Carin Berger is an award-winning designer and illustrator. Her cut-paper collages are made using ephemera, such as catalogues, old books, receipts, letters, and ticket stubs. In a starred review for Finding Spring, Kirkus praised the "Exceptional, exhilarating artwork perfectly suited for a story about anticipation, discovery and joy." The Little Yellow Leaf was a 2008 New York Times Best Illustrated Children's Books selection, and in a starred review, Publishers Weekly called her A Perfect Day "lovely." She is also the illustrator of the acclaimed Stardines Swim High Across the Sky and Behold the Bold Umbrellaphant, both by Jack Prelutsky, among other books. She lives with her family in New York City. http://www.carinberger.com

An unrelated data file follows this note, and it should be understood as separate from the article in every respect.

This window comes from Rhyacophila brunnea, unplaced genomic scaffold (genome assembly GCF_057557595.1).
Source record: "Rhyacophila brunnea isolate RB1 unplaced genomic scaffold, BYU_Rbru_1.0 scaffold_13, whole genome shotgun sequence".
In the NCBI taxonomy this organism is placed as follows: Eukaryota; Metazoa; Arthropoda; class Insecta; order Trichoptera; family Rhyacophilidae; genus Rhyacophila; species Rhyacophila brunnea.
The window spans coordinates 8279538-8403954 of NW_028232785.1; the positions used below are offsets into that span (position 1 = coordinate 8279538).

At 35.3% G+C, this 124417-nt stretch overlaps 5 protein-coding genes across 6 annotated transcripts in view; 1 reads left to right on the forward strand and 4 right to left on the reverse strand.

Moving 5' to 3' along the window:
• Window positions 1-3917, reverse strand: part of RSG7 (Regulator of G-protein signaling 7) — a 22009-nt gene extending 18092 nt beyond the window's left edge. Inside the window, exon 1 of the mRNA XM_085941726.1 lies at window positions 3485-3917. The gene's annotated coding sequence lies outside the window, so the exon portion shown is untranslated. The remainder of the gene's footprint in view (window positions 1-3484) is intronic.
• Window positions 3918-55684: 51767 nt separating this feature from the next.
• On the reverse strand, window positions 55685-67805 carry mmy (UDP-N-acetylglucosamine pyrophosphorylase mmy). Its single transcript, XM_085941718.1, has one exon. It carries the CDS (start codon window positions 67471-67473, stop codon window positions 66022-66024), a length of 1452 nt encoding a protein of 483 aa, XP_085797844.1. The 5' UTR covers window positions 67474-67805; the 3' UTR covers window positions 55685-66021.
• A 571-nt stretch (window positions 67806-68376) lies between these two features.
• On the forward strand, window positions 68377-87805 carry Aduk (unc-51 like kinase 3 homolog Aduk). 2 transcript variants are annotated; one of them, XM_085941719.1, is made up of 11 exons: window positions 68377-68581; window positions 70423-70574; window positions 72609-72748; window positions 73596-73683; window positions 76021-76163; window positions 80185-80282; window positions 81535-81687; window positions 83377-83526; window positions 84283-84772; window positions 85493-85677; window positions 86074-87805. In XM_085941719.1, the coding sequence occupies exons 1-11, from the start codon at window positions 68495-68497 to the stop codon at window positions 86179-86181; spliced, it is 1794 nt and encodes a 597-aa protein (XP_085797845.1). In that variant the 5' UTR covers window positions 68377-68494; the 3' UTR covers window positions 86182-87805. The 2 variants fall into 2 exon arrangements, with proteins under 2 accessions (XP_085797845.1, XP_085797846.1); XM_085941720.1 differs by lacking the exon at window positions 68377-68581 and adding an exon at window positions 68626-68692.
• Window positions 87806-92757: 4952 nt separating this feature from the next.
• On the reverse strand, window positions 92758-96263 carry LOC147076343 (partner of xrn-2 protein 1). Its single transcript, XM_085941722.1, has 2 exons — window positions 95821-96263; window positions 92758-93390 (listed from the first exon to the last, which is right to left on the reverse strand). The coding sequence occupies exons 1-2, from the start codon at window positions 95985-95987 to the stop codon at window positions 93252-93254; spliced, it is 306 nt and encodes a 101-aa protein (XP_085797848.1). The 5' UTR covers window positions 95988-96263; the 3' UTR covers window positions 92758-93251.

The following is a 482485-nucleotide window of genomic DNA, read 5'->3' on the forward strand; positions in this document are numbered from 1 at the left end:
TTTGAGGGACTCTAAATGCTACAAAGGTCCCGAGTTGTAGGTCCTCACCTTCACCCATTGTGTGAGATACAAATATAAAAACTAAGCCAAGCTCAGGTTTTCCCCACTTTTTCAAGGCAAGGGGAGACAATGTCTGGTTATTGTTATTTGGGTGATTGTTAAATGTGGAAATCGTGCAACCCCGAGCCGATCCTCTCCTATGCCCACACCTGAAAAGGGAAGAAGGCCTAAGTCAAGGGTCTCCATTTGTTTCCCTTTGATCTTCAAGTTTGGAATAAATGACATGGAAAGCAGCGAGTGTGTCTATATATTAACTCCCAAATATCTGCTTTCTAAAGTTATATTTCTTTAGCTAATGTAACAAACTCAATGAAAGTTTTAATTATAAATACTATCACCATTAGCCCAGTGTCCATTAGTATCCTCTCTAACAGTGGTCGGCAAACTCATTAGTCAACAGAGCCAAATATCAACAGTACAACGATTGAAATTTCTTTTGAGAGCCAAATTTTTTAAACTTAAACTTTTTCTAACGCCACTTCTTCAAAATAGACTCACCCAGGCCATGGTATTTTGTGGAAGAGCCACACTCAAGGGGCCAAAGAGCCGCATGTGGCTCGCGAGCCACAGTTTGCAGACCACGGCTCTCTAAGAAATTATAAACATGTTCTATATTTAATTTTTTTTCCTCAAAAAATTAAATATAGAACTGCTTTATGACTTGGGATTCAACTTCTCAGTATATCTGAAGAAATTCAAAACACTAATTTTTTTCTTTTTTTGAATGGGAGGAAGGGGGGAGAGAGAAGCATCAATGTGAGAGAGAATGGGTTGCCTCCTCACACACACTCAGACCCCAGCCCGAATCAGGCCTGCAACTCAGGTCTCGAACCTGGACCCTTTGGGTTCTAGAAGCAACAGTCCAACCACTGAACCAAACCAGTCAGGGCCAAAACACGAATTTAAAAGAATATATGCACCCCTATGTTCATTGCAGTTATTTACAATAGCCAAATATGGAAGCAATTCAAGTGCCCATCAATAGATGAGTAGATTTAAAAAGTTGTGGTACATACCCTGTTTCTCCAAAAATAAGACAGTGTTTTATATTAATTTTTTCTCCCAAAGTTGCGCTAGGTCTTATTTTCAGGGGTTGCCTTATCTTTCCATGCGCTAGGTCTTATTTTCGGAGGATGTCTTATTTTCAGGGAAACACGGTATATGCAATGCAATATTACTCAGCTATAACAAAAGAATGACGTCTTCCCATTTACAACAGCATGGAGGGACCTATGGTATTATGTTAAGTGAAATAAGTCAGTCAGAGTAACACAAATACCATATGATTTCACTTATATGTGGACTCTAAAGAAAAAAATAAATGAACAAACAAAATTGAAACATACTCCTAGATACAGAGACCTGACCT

PreS-Gr 2-The human capacity for volition and fear of the unknown is central to this tale. A lone yellow leaf clings to a giant oak tree and watches the unfolding drama of winter's approach, refusing to let go of his branch. A "riot of fiery leaves" swirls to the ground, apples grow "musky" and pumpkins ripen, geese fly south, and eventually snow flurries fill the air, but still the leaf holds fast. Finally, he spies a small scarlet leaf attached high above that invites him to let go. Together, they soar away and join in a dance with the wind. In Berger's eye-catching collage illustrations, pieced background papers in shades of yellow, green, blue, and beige show off stylized forms of naked tree branches, leaves, and sun created by clipping and pasting (sometimes tiny) segments of various papers-faded, lined ledger, and graph paper; colored and printed magazine pages-and adding touches of paint. It seems the message to be inferred from this slight anthropomorphic tale is that feelings of indecision can be overcome by heeding the encouragement of another. Some parents may be inclined to disagree.-Susan Scheps, Shaker Heights Public Library, Ohio Copyright 2008 Reed Business Information.